One idea, in response to these questions, is the notion that our worldview might be described in terms of three fundamental perspectives, i.e. philosophy, theology and science. This line of thought is expanded in the section entitled Worldviews and because this concept seems to affect our initial attitude to new ideas, it was felt that this topic should be considered first, as a prerequisite to any other discussion.

So while my originally interest in AI was simply a technical one, the wider implications of smarter machines had to be confronted in terms of the possibility that Artificial Intelligence (AI) may one-day lead to more than just pre-programmed machines. However, in order to compare the gulf that separates present-day AI from sentient intelligence requires some wider consideration of both `Life` and `Cognition`. This said, many still claim that the goal of AI should not be to create sentience, but even so, AI may still 'evolve' as a by-product of its need to act autonomously, i.e. AI may require some degree of self-awareness to operate independently. If so, we still need to raise questions that go well beyond the scope of just a technical discussion, e.g.

Irrespective of whether AI self-awareness can be technically achieved, is it a legitimate goal of a rational society?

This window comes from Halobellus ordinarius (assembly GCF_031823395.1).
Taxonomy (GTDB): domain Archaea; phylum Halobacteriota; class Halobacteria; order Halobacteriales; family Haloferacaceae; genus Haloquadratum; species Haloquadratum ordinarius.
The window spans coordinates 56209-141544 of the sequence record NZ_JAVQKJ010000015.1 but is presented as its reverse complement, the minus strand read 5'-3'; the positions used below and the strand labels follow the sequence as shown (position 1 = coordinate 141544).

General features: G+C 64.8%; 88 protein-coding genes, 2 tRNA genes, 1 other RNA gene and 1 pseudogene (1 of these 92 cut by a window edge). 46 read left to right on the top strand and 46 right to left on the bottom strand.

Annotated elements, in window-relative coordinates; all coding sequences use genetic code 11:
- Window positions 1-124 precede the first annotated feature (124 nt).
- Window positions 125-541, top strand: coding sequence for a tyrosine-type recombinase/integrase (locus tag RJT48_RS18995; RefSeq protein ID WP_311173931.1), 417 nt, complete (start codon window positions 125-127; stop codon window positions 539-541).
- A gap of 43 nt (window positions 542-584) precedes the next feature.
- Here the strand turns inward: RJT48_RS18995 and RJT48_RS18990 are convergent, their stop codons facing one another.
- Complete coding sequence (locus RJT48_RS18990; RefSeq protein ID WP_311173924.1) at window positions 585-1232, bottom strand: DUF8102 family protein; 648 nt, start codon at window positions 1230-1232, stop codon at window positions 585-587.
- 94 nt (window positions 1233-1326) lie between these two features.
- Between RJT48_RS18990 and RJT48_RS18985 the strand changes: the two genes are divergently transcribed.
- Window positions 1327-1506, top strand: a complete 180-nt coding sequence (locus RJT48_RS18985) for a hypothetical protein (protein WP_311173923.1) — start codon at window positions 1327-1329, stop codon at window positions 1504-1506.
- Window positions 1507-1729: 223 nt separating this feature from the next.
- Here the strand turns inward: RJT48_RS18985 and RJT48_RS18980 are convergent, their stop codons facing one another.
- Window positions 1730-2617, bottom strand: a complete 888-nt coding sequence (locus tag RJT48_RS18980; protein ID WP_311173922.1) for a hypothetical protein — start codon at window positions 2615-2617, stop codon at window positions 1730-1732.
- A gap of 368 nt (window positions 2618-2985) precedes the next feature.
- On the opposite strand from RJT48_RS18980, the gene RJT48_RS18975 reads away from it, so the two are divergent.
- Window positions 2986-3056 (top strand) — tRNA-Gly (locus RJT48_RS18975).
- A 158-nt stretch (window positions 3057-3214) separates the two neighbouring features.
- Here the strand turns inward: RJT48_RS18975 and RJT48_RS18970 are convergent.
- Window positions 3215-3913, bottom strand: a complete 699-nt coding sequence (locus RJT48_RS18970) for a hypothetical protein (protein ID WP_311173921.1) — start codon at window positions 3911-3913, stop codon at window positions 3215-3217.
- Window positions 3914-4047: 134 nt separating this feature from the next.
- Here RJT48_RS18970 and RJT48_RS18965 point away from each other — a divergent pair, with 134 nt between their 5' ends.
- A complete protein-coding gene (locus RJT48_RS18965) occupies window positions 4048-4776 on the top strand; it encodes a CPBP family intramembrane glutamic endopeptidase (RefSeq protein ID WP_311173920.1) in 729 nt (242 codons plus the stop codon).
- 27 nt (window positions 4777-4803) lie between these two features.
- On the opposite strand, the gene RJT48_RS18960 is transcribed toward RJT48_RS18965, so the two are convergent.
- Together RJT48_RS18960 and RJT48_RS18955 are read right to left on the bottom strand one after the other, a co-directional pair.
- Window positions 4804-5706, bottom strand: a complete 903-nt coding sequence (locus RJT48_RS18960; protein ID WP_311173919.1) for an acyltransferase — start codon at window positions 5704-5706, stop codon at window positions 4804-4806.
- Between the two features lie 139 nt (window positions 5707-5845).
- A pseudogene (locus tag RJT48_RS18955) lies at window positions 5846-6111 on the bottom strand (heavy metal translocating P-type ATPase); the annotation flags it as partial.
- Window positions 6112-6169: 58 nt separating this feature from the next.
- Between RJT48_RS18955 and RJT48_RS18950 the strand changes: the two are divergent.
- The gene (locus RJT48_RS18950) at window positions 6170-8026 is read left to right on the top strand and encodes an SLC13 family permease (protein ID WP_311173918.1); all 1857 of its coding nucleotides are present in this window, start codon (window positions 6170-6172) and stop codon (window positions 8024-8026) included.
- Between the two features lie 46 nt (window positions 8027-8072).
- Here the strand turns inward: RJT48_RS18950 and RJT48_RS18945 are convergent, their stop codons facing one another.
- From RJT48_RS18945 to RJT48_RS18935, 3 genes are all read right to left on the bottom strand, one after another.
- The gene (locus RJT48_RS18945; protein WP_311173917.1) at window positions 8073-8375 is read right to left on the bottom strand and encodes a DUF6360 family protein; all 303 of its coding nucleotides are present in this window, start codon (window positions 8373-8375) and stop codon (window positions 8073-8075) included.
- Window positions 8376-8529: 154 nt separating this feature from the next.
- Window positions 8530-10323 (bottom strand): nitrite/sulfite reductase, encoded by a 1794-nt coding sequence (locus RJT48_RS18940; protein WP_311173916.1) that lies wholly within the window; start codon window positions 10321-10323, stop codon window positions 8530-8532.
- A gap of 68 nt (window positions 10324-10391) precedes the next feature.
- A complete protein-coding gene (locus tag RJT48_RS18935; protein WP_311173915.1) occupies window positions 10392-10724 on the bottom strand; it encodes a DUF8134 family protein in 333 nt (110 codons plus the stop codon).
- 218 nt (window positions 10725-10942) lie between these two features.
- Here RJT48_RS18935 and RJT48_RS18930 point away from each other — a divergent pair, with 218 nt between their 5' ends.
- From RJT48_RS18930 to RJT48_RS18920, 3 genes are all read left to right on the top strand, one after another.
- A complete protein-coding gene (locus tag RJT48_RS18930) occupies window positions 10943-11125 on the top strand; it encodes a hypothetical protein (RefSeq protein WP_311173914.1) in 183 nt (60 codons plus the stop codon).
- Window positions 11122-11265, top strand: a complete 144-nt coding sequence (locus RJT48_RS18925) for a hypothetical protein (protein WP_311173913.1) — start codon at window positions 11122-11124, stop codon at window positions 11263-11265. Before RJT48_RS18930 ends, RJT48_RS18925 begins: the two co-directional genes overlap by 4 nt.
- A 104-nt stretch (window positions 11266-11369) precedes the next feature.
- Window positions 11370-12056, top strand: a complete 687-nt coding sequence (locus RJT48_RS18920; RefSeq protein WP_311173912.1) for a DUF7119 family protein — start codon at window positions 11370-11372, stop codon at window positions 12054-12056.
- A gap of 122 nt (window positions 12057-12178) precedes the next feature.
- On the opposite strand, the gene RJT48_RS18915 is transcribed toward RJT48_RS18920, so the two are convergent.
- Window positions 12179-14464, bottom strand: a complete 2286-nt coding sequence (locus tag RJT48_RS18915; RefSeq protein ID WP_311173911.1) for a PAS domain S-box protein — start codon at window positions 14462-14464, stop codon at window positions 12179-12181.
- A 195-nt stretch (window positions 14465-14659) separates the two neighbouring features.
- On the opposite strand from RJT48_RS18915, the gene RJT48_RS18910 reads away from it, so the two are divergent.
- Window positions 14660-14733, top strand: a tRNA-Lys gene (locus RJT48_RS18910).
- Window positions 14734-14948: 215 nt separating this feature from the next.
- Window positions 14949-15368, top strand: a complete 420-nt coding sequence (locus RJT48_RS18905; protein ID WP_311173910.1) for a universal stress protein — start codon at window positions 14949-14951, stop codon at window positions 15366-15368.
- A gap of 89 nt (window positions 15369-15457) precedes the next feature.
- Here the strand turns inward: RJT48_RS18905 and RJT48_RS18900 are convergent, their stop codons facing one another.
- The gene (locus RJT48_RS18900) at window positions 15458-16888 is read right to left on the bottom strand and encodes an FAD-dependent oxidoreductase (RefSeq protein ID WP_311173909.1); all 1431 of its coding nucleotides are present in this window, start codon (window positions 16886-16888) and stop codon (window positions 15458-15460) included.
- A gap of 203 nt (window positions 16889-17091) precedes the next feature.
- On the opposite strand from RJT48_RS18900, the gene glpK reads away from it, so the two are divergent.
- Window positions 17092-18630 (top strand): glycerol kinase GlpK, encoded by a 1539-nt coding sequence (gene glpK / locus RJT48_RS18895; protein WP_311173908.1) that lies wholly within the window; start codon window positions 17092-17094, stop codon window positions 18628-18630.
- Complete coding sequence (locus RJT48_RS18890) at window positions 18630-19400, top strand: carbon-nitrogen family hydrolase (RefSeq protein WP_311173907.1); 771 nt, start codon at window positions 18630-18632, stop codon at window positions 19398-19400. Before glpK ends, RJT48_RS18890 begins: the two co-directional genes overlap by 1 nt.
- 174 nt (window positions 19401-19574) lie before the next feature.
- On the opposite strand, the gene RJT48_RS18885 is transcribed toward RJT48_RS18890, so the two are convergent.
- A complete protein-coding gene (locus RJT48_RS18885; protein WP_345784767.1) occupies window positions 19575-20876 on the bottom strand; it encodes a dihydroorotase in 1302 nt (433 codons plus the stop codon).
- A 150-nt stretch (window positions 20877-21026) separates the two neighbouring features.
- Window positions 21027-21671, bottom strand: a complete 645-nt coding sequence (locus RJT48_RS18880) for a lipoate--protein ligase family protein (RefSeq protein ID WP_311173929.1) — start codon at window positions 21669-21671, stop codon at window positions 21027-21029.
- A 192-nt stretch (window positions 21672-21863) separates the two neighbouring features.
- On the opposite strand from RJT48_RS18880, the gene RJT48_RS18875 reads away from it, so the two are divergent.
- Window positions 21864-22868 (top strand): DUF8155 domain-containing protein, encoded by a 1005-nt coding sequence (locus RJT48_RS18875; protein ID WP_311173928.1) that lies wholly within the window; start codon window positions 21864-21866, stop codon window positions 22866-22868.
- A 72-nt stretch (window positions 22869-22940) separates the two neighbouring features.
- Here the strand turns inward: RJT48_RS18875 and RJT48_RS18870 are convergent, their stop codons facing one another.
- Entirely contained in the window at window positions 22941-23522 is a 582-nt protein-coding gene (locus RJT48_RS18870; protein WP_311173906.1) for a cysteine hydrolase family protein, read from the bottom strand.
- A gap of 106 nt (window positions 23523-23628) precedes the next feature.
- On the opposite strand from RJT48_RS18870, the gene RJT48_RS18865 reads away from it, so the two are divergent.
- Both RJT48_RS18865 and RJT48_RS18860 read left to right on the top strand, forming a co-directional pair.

Of course, the answer given to such questions does not just depend on the 'worldview' of an individual, but rather the collective worldview of a society. However, this raises another issue regarding what is meant by the worldview of an individual as opposed to that of a collective society. In this respect, history shows us that cultures have imposed a collective worldview on individuals, either via education or indoctrination, but by the same token, some individuals have still managed to change the collective worldview of an entire society, albeit over time. So maybe we need to ask another question:

DAWKINS How and why do worldviews evolve?

By way of illustration of where such questions can lead, you may wish to follow up on the discussion entitled The Human Delusion' that takes up some of the issues raised in Richard Dawkins' book 'The God Delusion. Alternatively, you may wish to continue to pursue a more direct path in which we re-arrange the textual semantics and say that a worldview is simply a way of viewing the world. However, this doesn't really seem to help our understanding of the underlying processes that might be at work. For example: